Tuesday, March 4, 2014

David Lynch on abstraction and inner knowingness

Lots of times I get ideas, I fall in love with them. Those ones you fall in love with are really special ideas. And in some ways, I always say, when something is abstract, the abstractions are hard to put into words unless you're a poet. But these ideas you somehow know. And cinema is a language that can say abstractions. I love stories but I love stories that hold abstractions. They can hold abstractions and cinema can say these difficult-to-say-in-words things.

A lot of times I don't know the meaning of the idea and it drives me crazy. I think we should know the meaning of the idea--and I think about them. I think about them and I tell the story about my first feature, Eraserhead. I did not know what these things really meant. And on that particular film I started reading the Bible. And I'm reading the Bible, going along, and suddenly there was a sentence and I said, forget it. That--that's this thing. That's this thing.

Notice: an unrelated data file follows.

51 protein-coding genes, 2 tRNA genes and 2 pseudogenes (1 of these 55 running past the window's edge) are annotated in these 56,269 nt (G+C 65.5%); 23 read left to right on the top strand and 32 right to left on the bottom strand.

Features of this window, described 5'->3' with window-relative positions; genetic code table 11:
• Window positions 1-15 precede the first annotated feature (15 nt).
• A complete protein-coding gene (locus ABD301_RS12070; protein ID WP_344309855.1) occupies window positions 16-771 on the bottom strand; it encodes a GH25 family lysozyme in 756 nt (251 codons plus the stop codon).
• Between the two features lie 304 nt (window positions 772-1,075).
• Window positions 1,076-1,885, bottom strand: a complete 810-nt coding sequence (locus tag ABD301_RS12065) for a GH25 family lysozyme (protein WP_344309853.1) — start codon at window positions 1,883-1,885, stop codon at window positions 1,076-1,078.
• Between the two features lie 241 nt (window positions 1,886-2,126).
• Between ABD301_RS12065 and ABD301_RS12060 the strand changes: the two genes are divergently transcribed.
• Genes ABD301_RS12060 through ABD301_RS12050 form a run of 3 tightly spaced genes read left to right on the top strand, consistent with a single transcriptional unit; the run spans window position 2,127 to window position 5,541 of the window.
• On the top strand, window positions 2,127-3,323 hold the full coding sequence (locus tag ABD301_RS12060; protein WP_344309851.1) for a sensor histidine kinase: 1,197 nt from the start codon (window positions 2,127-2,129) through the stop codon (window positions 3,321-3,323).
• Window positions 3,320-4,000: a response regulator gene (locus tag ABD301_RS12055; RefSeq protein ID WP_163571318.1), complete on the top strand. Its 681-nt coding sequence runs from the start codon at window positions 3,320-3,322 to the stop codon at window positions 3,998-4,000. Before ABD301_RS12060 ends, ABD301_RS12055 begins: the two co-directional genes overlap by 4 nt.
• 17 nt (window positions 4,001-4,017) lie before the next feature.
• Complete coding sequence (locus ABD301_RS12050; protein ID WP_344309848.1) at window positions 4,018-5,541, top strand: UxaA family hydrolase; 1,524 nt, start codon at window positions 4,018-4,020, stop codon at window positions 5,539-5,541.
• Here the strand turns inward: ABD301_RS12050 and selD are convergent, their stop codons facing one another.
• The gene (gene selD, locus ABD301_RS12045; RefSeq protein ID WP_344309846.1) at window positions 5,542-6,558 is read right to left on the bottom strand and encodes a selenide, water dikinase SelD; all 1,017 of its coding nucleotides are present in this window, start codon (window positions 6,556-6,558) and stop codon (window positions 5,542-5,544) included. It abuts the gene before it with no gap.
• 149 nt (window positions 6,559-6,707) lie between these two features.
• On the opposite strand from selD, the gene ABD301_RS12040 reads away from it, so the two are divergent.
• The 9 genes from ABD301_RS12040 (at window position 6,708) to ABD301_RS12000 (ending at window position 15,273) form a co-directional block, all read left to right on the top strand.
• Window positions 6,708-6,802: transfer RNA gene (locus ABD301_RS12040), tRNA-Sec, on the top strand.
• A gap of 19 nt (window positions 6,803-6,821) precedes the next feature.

And so I should know the meaning for me, but when things get abstract it does me no good for me to say what it is, you know. It's better--all viewers, on the surface, we're all different, and we see something. And that's another place where intuition kicks in. An inner knowingness. And so you see a thing and you think about it and you feel it and you go and you sort of know something inside and you can rely on that.

Another thing I say is, if you go, after a film, withholding abstractions, to a coffee place and, having coffee with your friends, someone will say something and immediately you will say, "No, no, no, no, that's not what that was about. This is what." And so many things come out, it's surprising. So you do know. You do know, for yourself. And what you know is valid.

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